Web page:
Molten Butterscotch Cake (Steamed Treacle Pudding) & A Very British Afternoon

Jan 11, 2012

My best friend from high school, T, and I just met for the ultimate British sport:

Tea Brewing.

The fact that we and our families met in Central Mexico for this match is of little consequence.  After a ranch outing and horseback riding in ravines, milking goats at our friend’s farm (and eating the cheese from those goats), after churros and enchiladas and wrangling our many children, T and I sat down with, well, tea and the fighting began.

“Why did you put the milk in?”

“Don’t you take milk?”

“It won’t finish steeping if you put the milk in!”

“Why did you put sugar in mine, then?”

“Sugar isn’t milk.”

“Oh, really, I thought maybe it was.”

“Oh for God’s sake, just have some tea.”  Milk in first?  Tea in first (MIF or TIF as it were)?  Black tea or green? With sugar?  Honey? How long to steep it?  Did you warm the cup first?  Do you have a saucer for the top of the mug to prevent and heat escaping?

We grew up in London together which means we both have far too many opinions about tea.

So we switched to tequila.

Molten Butterscotch Cake

Steamed Treacle Pudding

Yes, two names for the same dessert. Treacle appears in Alice in Wonderland and, perhaps because of this, always seemed magical to me. Treacle can mean something cloying, sticky-sweet, or just deeply treacley in flavo(u)r. In American, it's really just molasses, which sounds mundane, especially if you taste this dish. Don't let the steaming part scare you! In the photo you can see the steamer I rigged up which works just fine. You can throw together the ingredients in 5 minutes and then nearly forget about the cake/pudding for an hour or so at which point it will be ready to eat.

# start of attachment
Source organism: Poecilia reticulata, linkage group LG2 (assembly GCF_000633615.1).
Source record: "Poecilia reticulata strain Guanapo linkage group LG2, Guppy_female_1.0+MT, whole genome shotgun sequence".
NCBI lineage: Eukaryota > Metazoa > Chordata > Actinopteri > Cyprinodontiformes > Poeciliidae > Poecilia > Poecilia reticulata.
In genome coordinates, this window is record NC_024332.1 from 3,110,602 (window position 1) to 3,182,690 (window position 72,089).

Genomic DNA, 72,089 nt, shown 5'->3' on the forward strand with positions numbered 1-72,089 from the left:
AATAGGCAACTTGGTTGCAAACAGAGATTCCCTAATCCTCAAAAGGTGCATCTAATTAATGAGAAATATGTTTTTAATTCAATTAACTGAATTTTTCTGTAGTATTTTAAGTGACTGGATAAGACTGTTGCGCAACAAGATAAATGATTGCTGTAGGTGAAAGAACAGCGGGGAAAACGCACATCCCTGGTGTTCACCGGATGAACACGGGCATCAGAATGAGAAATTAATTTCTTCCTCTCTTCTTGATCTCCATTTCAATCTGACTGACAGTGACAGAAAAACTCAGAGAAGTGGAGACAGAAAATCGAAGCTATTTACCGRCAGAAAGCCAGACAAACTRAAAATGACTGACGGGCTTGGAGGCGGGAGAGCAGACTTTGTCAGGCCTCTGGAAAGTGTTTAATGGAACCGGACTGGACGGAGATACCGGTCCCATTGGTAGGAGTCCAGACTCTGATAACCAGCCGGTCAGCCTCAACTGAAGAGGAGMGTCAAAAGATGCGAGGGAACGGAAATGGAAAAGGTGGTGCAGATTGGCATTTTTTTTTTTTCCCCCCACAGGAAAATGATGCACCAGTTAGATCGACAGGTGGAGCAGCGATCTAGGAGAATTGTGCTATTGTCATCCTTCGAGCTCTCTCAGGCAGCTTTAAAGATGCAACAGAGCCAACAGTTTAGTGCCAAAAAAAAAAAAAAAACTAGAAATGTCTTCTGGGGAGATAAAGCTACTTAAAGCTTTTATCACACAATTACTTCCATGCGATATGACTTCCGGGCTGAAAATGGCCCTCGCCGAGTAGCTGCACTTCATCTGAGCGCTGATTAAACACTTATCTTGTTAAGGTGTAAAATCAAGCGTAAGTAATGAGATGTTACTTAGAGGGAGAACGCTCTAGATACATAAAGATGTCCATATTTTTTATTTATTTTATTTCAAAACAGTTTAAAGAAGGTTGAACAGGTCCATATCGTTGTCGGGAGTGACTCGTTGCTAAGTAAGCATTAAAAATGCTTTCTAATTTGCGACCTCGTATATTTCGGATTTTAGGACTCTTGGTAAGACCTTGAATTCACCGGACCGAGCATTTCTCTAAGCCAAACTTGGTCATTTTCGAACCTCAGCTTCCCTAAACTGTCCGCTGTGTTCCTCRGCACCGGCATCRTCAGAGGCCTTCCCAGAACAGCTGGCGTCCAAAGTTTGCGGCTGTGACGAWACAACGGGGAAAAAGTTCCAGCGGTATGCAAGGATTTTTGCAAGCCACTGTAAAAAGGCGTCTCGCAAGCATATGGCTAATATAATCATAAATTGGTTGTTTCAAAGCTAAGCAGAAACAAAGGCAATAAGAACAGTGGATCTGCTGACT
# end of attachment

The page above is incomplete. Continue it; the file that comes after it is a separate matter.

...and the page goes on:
3/4 cup flour (you may use whole wheat or all-purpose)

2 tsp baking powder

1 /2 tsp salt

3/4 cup dark brown sugar

6 tbsp butter, very soft

3 tbsp Lyle's Golden Syrup (check in British section of your market or at Whole Foods)

1 1/2 tbsp molasses (not blackstrap)

3 eggs

cream for top (optional, though not if you are British)

special equipment: glass or ceramic bowl for steaming, large pot into which the bowl fits, cover for the pot, parchment paper, foil, large rubber band or string

Set up your steamer. Fill the big pot about half way with water. Place a trivet or crumbled foil at the bottom (you don't want the bowl to be in direct contact with bottom of pot) and cover as you bring to boil. In a different bowl, mix the flour, baking powder, salt, and brown sugar together. Use a bit of the soft butter to coat well the inside of the glass/ceramic bowl in which you will steam the pudding. Add the rest of the butter to the flour mixture. Pour the Golden Syrup into the buttered steaming bowl. Add molasses to the flour mixture and then add eggs. Mix well. Pour batter on top of the Golden Syrup. To cook the pudding/cake: cover the glass bowl with parchment paper and foil (spray the foil just in case). If the bowl is small, make a pleat in the foil in case the pudding expands. Secure with rubberband or string. Carefully place the bowl into the hot water. Cover and steam for 1 hr 20 min. Check a couple of times to make sure there's enough water. Add BOILING water (to keep water level about midway up side of bowl) as needed. To serve, remove from pot, carefully remove foil cover, and invert on platter. Pour cream on top as desired. Serve to old friends with coffee. Or tea, if you dare.